Allscripts announced earlier this month that it was launching ADP Empower, which it says is aimed at amplifying underrepresented voices in the healthcare technology industry.
The initiative will center on collaboration and addressing issues specific to the participating organizations, said Tina Joros, general manager and vice president at Allscripts.
The application period for the cohort closes May 28, after which the company will convene working sessions.
Those sessions “will focus on what is already working for you, no matter where you are,” explained Joros. “What are the challenges you’re facing? Where does the process create a barrier to success for you?”
When it comes to indicators of success, Joros said they can vary based on the organizational needs.
Some more-established companies might be looking for clients, while other newer ones may benefit from client introductions.
Although organizations are still applying, Joros outlined three main categories of applicants so far:
- businesses owned or led by people of color trying to solve workflow challenges.
- patient-facing apps designed to engage communities of color in their overall health
- groups that want to focus on advancing technology in a different way.
Allscripts does not have concrete plans to put financial resources toward any of its cohort companies, but Joros said it could be a potential option depending on needs.
More broadly speaking, Allscripts SVP of classic client solutions Elliott Bryant said the company works toward retaining a culture that fosters a variety of strengths.
As peer companies and competitors wrestle with similar issues – diversity, equity and inclusion initiatives –Bryant said involve “all of the traditional things we think about in terms of race, gender, geography and more, but it’s much more than that.”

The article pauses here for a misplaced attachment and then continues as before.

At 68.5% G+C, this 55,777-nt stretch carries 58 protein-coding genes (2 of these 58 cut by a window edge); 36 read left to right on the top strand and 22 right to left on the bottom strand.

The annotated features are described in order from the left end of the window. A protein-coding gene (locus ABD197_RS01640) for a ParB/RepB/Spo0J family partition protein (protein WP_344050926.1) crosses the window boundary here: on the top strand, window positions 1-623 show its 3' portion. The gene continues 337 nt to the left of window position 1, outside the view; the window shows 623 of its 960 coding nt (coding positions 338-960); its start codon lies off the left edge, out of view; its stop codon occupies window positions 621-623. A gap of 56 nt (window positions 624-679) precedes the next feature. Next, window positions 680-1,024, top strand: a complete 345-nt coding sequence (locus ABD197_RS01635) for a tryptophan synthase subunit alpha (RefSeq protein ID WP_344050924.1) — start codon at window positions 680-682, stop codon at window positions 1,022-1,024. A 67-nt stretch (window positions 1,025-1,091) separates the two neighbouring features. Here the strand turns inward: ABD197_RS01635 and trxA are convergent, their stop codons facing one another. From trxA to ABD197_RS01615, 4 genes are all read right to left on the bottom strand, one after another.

“For us, it’s about how we bring together a broad perspective of ideas and experiences,” Bryant said. “How do we go and leverage all of this expertise, all of this insight, so all of our associates are at the table?”
Bryant noted that one-fifth of the CEO’s direct report team are people of color, and half are women. He did not share statistics about demographics in Allscripts’ general employee population, saying that information was not typically public-facing.
He did note, however, that Allscripts is “aggressively recruiting” at historically Black colleges and universities, as well as women’s colleges.
“We want to make sure we’re creating an environment where everyone has the opportunity” to play a role, said Bryant.
As far as indicators of success, Bryant said associates feeling valued and the company benefiting the communities it serves, as well as driving better outcomes for stakeholders, all rank highly.
“You can’t master what you don’t measure,” Bryant said, and notes that the company holds employment engagement surveys. He notes, too, that there is a business use case for centering DEI as a focus. McKinsey has found, for instance, that organizations in the top quartile for cultural and ethnic diversity in the executive team outperform those in the bottom quartile by 36%.
Having a wide range of viewpoints, he said, “Increases our sensitivity and awareness of important things,” including accessibility needs for technology development.
Associates must take an unconscious bias training, and everyone at a director level or above takes classes on cultural competency, said Bryant.
But “DEI is more than a set of initiatives,” he said. “We believe it’s an imperative for us as a business.”